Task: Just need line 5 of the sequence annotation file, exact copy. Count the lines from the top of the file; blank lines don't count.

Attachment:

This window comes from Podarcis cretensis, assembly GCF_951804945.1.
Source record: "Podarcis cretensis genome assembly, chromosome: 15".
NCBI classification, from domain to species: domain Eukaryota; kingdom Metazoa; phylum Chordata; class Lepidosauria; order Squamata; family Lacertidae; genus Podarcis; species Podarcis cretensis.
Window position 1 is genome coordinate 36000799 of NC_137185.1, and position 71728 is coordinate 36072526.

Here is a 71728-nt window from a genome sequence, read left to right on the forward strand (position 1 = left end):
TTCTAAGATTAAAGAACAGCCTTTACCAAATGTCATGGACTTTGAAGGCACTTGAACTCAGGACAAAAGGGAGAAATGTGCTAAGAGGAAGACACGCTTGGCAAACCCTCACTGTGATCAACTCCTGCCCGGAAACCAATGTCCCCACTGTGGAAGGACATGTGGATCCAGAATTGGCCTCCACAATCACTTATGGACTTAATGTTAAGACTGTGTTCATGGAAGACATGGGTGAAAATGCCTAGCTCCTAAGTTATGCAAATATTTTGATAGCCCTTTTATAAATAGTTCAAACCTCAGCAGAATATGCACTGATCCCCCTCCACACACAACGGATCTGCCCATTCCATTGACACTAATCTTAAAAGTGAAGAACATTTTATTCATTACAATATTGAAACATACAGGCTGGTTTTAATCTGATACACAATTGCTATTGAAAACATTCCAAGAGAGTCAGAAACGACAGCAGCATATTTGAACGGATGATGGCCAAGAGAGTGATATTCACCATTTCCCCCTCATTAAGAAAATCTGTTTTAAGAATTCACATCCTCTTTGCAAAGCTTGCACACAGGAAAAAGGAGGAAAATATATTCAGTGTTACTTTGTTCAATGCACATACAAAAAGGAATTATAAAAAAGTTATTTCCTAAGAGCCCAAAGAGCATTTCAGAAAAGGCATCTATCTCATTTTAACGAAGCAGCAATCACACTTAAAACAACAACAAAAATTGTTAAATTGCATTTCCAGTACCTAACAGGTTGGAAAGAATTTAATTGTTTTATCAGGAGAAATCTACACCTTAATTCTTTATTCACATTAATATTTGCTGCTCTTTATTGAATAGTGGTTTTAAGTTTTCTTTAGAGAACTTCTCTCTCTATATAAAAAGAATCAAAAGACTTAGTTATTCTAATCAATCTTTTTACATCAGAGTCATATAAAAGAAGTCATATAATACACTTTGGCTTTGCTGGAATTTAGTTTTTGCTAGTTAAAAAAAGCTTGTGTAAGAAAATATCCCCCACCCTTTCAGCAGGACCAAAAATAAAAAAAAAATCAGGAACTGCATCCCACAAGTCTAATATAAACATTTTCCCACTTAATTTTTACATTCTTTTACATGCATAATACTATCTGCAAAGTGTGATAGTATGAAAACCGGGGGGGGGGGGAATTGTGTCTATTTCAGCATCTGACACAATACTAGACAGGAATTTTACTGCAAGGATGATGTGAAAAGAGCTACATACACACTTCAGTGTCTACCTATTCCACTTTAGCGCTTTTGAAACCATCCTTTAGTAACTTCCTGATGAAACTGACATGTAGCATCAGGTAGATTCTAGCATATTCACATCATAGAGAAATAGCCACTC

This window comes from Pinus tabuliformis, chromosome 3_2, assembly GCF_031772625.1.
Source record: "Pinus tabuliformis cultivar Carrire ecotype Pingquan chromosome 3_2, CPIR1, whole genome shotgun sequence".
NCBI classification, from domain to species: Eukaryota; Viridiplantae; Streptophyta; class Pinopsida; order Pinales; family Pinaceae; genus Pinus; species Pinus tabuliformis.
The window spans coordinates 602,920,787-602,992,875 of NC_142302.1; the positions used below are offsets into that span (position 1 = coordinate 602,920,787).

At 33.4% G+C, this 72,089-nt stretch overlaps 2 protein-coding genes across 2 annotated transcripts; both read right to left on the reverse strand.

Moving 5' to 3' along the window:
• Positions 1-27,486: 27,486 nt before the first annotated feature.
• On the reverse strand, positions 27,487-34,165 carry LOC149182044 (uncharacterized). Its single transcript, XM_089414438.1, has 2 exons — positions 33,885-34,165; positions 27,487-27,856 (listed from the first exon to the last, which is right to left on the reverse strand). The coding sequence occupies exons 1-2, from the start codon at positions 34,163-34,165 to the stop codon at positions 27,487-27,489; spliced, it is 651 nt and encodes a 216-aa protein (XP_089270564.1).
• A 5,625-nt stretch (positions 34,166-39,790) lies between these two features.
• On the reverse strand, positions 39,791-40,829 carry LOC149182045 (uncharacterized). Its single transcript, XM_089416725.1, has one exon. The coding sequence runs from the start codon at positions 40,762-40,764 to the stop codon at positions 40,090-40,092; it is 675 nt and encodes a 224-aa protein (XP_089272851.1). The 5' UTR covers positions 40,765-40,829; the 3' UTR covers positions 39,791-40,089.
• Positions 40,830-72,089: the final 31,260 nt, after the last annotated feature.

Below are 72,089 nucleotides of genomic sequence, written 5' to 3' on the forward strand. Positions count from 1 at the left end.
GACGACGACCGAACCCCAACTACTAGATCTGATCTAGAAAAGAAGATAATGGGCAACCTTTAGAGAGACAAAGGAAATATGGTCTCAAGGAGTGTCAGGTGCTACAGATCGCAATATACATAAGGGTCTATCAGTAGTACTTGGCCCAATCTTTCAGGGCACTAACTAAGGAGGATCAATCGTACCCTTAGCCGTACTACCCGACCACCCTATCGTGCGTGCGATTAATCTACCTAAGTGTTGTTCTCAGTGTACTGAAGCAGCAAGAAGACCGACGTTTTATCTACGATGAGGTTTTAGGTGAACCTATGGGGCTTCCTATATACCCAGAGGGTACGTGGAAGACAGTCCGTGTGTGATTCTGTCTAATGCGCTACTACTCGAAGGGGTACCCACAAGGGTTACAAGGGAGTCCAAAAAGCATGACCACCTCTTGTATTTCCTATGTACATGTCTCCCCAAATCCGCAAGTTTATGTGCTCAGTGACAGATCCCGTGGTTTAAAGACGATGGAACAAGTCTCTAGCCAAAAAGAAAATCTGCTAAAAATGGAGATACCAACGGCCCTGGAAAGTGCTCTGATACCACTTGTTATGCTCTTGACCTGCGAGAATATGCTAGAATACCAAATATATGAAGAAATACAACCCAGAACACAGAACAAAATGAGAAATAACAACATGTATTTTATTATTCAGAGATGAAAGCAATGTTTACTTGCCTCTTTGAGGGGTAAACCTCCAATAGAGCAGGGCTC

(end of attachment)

Here is a 71728-nt window from a genome sequence, read left to right on the forward strand (position 1 = left end):